«THE QUESTION OF LUCIFER A RECORD OF THINGS SEEN AND HEARD IN THE SECRET SOCIETIES ACCORDING TO THE EVIDENCE OF INITIATES BY A R T H U R E D WA R D WA ...»
In the year 1886 another ecclesiastic, Dom. Benoit, published two formidable volumes on "Freemasonry and the Secret Societies," forming part of a vaster work, entitled "The City of anti-Christ in the Nineteenth Century." Like D’Estampes and Jannet, he distinguishes between a small number of initiates and a vast crowd of dupes who swell the ranks of the Fraternity. "Many Masons ascend the ladder of the grades without receiving the revelation of the mysteries." The highest functions of most lodges are said to be given to the dupes, while the ruling chiefs are concealed behind humble titles. It is further represented that in certain countries there are secret rites above the ordinary rites, and these are imparted only to the true initiates, which sounds like a vague and formless hint concerning a directing centre; but so far from supposing that such an institution may exist in Masonry, the author affirms that unity is impossible therein:—"Image of hell and hell anticipated, Masonry is the realm of hatred, and consequently of division. The leaders mutually despise and detest one another, and universally endeavour to deceive and supplant each other.
Some time previous to 1888, Paul Rosen, a Sovereign Grand Inspector-General of the 33rd and last degree of the French rite, had come to the conclusion that the mysteries of Freemasonry are abominable, and in that year he published a work, entitled "Satan and Co.," suggesting that in this case a witness to the desired point had at last come forward, and, as a matter of fact, the writer does take us a few paces beyond the point reached by Benoit. So far as I am aware, he is the first French anti-Mason who mentions Albert Pike, with one exception, to be considered separately in the next chapter. He describes him as the Sovereign -Grand Commander of the Supreme Mother Council of every Supreme Council of the Ancient and Accepted Scotch Rite, and he tells the story of the foundation of that Rite, but he knows nothing of Isaac Long, the Palladium, or the skull. He cites also certain works which Pike wrote for the exclusive use of initiates, apparently of the higher grades of these rites, namely, "The Sephar H’Debarim," "Ethics and Dogmas of Freemasonry," and "Legenda Magistralia." But so far from accrediting the order with a supernatural aspect, he affirms that its war-cry is annihilation and anathema thereto. The end of Freemasonry is, in fact, social anarchy, the overthrowal of monarchical government, and the destruction of the Catholic religion. The Satanism imputed to Freemasonry by Paul Rosen is therefore of an arbitrary and fantastic order, having no real connection with this inquiry. Two years later the same author published a smaller volume, "The Social Enemy," which contains no material of importance to our purpose, but is preceded by a Pontifical Brief, conveying the benediction of Leo XIII.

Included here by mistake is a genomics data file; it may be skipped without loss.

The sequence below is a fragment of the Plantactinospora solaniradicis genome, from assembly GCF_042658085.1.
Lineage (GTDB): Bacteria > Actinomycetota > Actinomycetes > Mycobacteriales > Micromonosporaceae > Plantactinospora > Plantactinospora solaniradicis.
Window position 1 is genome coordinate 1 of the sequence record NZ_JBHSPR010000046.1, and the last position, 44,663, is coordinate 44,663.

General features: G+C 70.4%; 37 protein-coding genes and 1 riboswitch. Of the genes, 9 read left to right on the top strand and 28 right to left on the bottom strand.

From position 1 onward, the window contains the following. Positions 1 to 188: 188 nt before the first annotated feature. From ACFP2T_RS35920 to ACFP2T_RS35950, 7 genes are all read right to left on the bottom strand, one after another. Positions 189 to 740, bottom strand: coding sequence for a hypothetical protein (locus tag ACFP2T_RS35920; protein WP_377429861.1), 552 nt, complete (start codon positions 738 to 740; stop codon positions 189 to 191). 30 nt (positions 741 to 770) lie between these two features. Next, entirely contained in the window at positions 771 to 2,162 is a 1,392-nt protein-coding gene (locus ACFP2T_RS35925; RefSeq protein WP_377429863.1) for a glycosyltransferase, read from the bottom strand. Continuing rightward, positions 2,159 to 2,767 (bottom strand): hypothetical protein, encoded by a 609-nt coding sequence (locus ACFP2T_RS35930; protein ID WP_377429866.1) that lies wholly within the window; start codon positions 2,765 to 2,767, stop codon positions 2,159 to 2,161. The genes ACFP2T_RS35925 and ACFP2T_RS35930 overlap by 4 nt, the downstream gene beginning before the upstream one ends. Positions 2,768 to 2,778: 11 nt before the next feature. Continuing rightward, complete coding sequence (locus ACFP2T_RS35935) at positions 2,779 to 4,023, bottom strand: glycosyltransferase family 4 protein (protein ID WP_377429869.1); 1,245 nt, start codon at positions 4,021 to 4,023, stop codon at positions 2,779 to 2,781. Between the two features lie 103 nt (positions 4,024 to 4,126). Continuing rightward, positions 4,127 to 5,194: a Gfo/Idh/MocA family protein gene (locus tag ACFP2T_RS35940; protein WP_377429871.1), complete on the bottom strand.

to the writer of "Satan and Co."
We pass now to the year of revelation 1891.
CHAPTER 4. EX ORE LEONISFOR over ten years past Leo Taxil, that is to say, M. Gabriel Jogand-Pages, has been the great accuser of Masonry, and he possesses an indistinct reputation in England as a man whose hostility is formidable, having strong points in his brief. During the entire period of his impeachment, which is represented by many volumes, he has uniformly sought to identify the Fraternity with the general purposes of Lucifer, but until the year 1891, it was merely along the broad and general lines mentioned in the last chapter. Now, in presence of such attributions as, for example, the Satanic character of tolerance in matters of religion, I, for one, would unconditionally lay down my pen, as there is no common ground upon which a discussion could take place.
From the vague imputation Leo Taxil passed, however, to an exceedingly definite charge—and it is beyond all dispute that by his work entitled. "Are there Women in Freemasonry?"—he "has created the Question of Lucifer in its connection with the Palladian Order. He is the original source of information as to the existence of that association; no one had heard of it previously, and it is therefore of the first importance that we should know something of the discoverer himself, and everything as to the particulars of his discovery, including the date thereof.